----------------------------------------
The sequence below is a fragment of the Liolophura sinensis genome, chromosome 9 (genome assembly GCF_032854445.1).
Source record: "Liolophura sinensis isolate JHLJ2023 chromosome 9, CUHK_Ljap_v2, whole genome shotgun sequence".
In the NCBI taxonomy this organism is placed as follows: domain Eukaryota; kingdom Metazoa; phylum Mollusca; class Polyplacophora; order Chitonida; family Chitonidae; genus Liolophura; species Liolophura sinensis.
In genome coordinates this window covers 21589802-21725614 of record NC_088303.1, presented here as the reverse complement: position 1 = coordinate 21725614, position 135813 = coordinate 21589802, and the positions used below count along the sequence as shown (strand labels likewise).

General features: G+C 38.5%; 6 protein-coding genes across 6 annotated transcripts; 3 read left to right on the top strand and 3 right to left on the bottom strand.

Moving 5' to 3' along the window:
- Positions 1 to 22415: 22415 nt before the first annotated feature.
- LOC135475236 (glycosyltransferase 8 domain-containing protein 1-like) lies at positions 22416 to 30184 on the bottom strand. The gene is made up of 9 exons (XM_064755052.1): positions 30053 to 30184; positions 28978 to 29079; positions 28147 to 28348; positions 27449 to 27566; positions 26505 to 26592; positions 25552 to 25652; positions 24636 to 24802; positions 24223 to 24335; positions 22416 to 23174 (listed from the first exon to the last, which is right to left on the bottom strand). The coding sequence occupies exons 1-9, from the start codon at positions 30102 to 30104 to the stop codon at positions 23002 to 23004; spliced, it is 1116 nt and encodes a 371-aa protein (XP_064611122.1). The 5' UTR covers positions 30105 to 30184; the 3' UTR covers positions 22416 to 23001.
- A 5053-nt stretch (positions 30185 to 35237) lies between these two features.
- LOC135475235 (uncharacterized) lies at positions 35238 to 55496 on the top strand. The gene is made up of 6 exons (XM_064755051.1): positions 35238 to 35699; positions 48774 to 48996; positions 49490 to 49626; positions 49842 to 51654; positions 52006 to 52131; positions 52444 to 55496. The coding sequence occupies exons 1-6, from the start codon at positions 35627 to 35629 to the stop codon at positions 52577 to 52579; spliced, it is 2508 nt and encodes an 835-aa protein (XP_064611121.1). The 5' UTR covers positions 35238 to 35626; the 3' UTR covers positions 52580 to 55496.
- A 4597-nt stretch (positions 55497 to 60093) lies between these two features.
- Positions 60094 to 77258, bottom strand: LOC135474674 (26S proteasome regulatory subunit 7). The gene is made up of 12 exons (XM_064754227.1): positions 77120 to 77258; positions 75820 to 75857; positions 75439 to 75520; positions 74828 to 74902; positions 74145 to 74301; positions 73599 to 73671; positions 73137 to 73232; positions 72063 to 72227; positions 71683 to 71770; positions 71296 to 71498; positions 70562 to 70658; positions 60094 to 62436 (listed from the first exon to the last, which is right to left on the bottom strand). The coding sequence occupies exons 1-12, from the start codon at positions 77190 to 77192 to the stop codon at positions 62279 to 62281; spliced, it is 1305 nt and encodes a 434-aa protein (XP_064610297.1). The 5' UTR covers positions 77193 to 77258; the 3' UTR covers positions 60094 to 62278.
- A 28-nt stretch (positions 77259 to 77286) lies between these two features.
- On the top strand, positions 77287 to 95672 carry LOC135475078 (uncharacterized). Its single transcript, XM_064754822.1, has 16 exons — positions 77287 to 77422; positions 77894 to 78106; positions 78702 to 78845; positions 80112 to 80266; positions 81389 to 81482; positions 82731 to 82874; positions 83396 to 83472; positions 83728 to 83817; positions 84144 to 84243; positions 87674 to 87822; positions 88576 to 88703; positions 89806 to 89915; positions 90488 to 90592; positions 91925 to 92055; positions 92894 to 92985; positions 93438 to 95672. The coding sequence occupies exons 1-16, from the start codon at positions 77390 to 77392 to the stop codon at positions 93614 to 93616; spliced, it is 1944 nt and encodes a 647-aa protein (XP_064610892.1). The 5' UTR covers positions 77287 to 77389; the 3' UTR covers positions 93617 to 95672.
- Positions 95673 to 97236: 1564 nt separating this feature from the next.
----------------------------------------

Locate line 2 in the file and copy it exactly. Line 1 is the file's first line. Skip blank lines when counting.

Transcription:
Source record: "Liolophura sinensis isolate JHLJ2023 chromosome 9, CUHK_Ljap_v2, whole genome shotgun sequence".